Building a Startup: Day 0

Skye Freeman

·

September 11, 2022

I've been working on a project in my spare time called SwiftStarterKits. It's shipped, functional, and pre-revenue. What exists so far is the bare minimum that I figured constituted a viable business.

In the spirit of transparency, I'd like to move development of the business to an open communication style. Where I document my progress building a software company from the ground up and share it publically. I'll talk about metrics, code, marketing strategy, SEO, and generally what I'm working on from day to day.

I started this endeavor about a month ago, so the declaration "from the ground up" is a little untrue. Here's an overview of what I've done so far:

Choosing a business

  1. When choosing a business to get started on, I kicked around tons of ideas for far too long (years), including many half baked prototypes and thrown out experiments. I came to the conclusion that this pattern of false starts was just procrastination disguised as due diligence. I ultimately forced myself to choose something with an existing market and existing competitors.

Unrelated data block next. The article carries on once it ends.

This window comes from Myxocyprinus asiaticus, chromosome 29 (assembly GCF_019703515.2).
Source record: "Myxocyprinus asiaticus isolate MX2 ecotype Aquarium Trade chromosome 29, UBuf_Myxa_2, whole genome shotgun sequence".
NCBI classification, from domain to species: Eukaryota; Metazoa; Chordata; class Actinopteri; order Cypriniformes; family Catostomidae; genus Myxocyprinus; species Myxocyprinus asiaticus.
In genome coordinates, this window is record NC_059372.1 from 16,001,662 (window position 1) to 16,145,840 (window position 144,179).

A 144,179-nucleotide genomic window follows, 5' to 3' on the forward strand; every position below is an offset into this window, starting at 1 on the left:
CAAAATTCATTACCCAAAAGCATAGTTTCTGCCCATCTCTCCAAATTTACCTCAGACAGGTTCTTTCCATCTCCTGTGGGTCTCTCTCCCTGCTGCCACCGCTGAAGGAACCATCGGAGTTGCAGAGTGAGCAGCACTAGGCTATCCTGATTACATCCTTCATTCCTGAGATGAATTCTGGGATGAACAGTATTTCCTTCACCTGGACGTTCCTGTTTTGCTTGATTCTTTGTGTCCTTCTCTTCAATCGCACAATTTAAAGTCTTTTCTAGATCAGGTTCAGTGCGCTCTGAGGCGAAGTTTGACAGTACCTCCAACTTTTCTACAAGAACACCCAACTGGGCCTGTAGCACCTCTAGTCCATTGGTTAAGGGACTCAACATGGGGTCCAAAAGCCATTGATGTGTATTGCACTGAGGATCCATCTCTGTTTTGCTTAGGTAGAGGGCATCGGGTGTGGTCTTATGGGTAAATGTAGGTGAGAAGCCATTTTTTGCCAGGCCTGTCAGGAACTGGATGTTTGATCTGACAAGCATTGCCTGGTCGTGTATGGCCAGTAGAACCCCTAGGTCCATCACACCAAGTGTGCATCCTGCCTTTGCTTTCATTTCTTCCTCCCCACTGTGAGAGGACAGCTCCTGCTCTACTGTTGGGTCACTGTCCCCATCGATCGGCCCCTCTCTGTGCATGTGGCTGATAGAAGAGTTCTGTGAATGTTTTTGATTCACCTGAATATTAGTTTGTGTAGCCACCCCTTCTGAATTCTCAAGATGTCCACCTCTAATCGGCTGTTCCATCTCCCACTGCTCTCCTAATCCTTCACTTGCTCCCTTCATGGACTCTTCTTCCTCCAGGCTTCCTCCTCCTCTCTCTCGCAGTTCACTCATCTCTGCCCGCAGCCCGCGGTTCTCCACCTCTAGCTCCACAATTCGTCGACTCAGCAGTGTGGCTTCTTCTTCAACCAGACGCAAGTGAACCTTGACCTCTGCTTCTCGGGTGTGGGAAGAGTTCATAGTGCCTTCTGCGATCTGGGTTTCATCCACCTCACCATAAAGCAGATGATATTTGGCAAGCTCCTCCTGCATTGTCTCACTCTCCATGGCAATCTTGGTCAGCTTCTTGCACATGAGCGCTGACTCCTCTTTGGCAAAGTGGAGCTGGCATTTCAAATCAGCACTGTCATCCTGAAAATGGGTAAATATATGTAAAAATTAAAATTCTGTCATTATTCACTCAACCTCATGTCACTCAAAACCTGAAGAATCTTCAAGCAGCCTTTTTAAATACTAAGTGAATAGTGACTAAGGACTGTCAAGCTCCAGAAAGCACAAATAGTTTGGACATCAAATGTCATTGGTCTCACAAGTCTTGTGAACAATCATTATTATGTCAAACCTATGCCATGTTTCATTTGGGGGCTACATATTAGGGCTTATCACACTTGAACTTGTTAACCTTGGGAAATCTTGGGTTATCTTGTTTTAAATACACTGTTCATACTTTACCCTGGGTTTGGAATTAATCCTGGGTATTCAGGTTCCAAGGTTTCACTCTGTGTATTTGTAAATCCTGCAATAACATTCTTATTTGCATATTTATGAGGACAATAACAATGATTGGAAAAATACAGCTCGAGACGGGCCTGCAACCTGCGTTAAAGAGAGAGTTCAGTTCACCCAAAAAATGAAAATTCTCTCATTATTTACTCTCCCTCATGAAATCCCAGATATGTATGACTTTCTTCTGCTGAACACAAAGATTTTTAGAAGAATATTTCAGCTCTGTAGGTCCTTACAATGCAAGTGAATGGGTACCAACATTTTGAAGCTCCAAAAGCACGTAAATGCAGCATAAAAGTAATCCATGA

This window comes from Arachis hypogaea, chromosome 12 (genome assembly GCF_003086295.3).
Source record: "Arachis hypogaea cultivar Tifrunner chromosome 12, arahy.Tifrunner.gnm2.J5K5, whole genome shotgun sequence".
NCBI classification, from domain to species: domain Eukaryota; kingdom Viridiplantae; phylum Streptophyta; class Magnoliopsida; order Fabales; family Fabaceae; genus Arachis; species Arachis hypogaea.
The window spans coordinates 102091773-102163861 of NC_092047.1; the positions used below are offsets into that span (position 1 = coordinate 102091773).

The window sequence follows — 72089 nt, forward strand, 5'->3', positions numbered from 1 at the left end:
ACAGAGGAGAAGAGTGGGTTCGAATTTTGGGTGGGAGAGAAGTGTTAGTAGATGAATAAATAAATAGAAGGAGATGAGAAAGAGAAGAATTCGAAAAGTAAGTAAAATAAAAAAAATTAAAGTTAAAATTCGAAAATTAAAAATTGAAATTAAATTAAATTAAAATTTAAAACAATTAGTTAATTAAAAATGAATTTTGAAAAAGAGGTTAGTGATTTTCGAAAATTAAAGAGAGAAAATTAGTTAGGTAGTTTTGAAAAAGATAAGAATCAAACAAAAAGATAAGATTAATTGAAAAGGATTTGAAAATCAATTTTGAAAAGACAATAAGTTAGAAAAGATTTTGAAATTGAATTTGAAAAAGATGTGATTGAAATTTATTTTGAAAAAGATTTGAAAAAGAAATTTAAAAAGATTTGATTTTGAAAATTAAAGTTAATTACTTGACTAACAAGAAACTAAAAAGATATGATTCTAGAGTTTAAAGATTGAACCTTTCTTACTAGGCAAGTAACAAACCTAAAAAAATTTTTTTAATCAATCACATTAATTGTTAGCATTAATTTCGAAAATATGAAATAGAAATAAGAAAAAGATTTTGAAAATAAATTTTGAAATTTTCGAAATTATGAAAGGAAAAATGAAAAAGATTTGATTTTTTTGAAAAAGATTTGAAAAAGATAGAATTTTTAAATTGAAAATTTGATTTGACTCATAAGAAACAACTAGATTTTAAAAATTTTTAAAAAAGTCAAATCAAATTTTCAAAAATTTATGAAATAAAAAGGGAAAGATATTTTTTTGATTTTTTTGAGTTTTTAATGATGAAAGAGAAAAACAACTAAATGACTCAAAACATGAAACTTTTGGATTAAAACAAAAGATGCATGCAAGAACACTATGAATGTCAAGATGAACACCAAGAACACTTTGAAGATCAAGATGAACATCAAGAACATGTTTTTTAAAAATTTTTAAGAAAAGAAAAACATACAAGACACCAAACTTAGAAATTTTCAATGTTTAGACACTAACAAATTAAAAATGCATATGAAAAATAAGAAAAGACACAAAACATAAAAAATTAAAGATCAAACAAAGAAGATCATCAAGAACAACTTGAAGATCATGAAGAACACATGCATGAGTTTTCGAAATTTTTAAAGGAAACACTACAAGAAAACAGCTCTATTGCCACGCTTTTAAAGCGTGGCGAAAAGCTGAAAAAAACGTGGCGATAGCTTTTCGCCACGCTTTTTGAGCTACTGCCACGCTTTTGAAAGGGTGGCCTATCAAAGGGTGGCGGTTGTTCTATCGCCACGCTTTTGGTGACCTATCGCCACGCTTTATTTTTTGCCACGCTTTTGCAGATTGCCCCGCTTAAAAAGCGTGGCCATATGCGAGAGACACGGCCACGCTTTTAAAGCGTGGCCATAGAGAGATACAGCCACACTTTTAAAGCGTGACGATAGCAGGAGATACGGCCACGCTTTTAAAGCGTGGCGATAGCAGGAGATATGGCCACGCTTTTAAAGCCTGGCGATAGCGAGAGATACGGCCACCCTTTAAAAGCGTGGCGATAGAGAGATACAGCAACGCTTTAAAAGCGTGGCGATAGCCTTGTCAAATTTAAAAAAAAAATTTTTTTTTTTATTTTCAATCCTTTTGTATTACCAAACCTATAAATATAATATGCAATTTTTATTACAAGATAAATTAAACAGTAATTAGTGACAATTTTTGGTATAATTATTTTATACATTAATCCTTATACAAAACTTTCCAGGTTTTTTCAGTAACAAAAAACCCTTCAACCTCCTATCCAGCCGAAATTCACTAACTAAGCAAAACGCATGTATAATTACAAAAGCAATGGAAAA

2. The initial vision for SwiftStarterKits : "Pre-made software templates, but for native iOS apps". Wordpress and other web based companies have offered pre-made templates for years. The same business model applied to mobile apps seems to have far fewer competitors, most of which are offering solutions also using web based technologies.
  3. I set to work on a website after snagging the domain (SwiftStarterKits seemed like a fitting domain that described the business well), with the plan that I'd get some infrastructure in place without any iOS app templates first.

Building an MVP

  1. I set up a new server on my existing VPS instance hosted by Linode (Which this site is also running on). Traffic is routed through an NGINX reverse proxy, and forwarded to the SwiftStarterKits server.
  2. The SwiftStarterKits project itself is a single Git repository, with two subdirectories: "starterkits-web" and "starterkits-ios". One houses the website and server infrastructure, and the other the iOS template projects and shareable components, respectively.